meng at cgl.ucsf.edu
Mon Jun 26 09:33:51 PDT 2006
(1) Chimera will display whatever coordinates and residue names are
present in the input file. It does not matter if the residues or the
atoms in them are standard or not. However, you cannot define new
residues to be built by Chimera with the "swapaa" or "addaa" commands.
We have recently added a Build Structure tool (Structure Editing
category) that lets you add arbitrary atoms and bonds to structures
interactively. It is in the early stages of development, however,
and is likely to change in the future. If you use this, you may want
to check the bond lengths and adjust them in the "Set Bond Length"
section of the Build Structure tool. The man page for Build Structure:
(2) Chimera does not do any automated docking. However, you can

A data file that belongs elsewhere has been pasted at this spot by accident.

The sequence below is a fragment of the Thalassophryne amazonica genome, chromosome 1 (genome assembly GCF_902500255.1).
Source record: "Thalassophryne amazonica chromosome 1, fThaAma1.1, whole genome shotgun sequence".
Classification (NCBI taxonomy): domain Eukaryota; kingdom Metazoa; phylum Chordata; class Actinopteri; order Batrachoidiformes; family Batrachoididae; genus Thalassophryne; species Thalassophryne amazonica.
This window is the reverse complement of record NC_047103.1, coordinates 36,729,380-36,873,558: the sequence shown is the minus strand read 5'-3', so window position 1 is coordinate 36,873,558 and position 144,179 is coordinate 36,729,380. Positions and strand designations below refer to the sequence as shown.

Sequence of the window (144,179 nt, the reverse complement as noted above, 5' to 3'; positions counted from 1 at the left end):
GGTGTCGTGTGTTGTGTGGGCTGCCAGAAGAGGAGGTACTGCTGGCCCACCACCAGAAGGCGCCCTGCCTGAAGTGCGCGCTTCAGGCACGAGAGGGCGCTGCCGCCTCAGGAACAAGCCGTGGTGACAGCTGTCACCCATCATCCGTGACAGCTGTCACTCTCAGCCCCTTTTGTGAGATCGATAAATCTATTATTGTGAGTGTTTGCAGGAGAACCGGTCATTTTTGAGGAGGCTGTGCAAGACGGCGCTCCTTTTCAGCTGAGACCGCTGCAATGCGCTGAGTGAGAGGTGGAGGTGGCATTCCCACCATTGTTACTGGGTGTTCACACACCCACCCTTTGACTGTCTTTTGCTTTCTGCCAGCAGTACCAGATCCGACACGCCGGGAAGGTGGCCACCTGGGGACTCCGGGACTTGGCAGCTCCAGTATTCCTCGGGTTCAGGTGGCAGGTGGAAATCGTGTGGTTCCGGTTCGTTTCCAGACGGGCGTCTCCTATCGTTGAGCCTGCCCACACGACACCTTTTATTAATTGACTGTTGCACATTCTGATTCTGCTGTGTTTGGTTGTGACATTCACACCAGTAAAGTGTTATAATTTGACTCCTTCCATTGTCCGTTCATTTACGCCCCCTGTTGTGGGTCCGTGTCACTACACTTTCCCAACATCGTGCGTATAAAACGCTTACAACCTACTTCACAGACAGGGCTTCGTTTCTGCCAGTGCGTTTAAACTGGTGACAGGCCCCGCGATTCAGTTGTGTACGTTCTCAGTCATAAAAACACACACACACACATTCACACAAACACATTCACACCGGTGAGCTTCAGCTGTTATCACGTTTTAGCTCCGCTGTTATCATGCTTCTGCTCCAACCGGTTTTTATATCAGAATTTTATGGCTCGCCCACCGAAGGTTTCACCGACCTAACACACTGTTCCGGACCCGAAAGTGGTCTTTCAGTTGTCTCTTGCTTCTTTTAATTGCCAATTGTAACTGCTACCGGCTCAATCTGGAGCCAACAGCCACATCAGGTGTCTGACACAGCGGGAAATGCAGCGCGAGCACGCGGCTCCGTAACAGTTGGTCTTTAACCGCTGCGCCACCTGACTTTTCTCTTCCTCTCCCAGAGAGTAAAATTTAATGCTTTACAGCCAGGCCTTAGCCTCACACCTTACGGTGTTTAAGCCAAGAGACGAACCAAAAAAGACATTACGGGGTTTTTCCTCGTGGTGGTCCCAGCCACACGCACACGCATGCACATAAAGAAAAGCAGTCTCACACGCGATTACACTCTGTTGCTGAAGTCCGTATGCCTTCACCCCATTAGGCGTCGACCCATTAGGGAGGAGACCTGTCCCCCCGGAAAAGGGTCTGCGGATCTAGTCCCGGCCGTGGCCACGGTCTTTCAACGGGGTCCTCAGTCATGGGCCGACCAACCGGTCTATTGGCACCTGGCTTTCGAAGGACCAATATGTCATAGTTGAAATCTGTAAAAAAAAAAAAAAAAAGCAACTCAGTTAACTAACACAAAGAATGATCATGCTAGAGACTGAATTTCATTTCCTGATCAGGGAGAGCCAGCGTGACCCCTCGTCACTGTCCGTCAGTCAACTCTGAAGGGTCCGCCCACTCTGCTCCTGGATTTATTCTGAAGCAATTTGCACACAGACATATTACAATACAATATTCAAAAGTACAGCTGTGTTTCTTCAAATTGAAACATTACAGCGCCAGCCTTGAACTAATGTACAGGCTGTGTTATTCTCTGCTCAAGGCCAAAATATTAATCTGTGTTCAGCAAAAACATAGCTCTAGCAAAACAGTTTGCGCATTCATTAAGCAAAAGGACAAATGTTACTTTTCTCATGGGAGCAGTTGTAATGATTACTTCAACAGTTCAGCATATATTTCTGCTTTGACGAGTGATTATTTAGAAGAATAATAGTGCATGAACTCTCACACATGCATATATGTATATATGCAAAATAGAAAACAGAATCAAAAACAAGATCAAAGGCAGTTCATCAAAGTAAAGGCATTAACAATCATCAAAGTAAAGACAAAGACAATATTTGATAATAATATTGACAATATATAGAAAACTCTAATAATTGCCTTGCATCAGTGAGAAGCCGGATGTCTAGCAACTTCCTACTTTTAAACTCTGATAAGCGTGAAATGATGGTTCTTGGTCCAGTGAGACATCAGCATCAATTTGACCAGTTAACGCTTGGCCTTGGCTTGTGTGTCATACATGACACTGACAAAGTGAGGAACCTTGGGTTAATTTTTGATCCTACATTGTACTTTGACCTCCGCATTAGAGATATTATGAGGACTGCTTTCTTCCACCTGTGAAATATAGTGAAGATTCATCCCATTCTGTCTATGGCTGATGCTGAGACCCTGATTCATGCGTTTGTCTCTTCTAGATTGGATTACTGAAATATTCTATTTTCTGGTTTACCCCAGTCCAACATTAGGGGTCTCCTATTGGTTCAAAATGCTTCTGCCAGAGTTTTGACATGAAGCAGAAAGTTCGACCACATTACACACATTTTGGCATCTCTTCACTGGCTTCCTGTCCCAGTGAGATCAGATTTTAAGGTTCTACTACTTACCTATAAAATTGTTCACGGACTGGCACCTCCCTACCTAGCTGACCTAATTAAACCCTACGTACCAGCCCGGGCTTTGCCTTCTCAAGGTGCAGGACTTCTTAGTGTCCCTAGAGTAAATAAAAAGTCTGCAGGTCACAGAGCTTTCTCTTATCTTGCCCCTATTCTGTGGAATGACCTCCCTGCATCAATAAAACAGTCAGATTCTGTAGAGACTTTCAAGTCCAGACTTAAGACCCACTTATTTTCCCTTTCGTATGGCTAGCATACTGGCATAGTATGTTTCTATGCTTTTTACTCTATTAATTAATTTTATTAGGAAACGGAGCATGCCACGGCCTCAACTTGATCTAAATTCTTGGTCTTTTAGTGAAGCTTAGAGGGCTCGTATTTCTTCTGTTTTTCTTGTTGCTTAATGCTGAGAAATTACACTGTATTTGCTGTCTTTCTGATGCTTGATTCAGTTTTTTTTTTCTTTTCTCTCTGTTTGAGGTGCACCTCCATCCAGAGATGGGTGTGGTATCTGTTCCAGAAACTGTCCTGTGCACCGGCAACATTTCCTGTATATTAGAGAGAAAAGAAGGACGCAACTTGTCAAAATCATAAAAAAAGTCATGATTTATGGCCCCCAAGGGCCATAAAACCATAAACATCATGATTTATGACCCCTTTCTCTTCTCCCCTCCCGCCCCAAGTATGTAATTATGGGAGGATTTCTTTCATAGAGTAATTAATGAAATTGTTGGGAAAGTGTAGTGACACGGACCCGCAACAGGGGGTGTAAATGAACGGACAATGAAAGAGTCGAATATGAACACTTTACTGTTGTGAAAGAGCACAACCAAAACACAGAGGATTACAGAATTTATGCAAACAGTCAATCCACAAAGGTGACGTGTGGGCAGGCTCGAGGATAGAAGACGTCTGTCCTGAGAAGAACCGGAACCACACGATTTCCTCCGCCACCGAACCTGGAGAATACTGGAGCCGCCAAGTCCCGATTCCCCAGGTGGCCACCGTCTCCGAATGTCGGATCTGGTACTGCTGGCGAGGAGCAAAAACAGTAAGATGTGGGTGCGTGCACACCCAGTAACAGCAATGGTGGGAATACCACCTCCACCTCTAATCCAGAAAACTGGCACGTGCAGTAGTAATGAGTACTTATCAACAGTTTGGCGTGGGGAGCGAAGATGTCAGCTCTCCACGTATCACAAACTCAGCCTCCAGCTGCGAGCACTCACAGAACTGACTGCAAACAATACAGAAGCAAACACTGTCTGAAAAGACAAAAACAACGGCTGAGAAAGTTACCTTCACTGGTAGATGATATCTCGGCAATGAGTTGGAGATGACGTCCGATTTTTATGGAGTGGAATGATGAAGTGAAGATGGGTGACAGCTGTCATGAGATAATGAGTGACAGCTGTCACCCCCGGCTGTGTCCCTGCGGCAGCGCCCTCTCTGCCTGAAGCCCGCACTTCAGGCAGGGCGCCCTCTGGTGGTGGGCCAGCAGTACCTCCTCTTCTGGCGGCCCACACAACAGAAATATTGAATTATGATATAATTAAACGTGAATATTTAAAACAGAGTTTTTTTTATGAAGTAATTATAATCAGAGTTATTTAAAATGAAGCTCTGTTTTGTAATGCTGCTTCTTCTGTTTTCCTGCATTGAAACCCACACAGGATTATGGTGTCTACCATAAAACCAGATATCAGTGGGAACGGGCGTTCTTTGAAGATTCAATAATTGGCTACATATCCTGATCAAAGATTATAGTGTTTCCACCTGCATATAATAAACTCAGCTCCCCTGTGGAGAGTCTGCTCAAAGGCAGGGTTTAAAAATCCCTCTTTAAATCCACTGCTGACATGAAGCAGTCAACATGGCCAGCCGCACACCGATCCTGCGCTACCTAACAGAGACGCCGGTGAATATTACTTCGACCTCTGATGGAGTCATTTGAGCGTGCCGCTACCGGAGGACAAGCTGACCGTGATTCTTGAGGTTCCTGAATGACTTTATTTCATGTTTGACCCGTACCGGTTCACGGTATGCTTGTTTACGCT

manually/interactively dock structures by moving one relative to the
other (to freeze a structure and move only the others, you would
uncheck its Active button in the Model Panel or its checkbox under
the Command Line).
The man page for the Model Panel:
(3) I believe there is no limit on the number of amino acids present
in the protein. There may be limitations due to the input file
format (that is, the residue number column can only be a certain
width in the input file format, usually PDB). However, in
combination with use of different chain IDs this limit is quite
high. For example, ribosome structures can be viewed in Chimera,
although it may take a while for the structure to load.
I hope this helps,
On Jun 23, 2006, at 8:06 AM, Jaya Bhatnagar wrote:
> Is it possible in chimera to define a new amino acid residue? Also,
> algorithms does it support involving docking of two proteins? And
> is there
> a limit on number of amino acids present in the protein?
> thanks a lot,
> Chimera-users mailing list
> Chimera-users at cgl.ucsf.edu
Elaine C. Meng, Ph.D. meng at cgl.ucsf.edu
UCSF Computer Graphics Lab and Babbitt Lab
Department of Pharmaceutical Chemistry
University of California, San Francisco
More information about the Chimera-users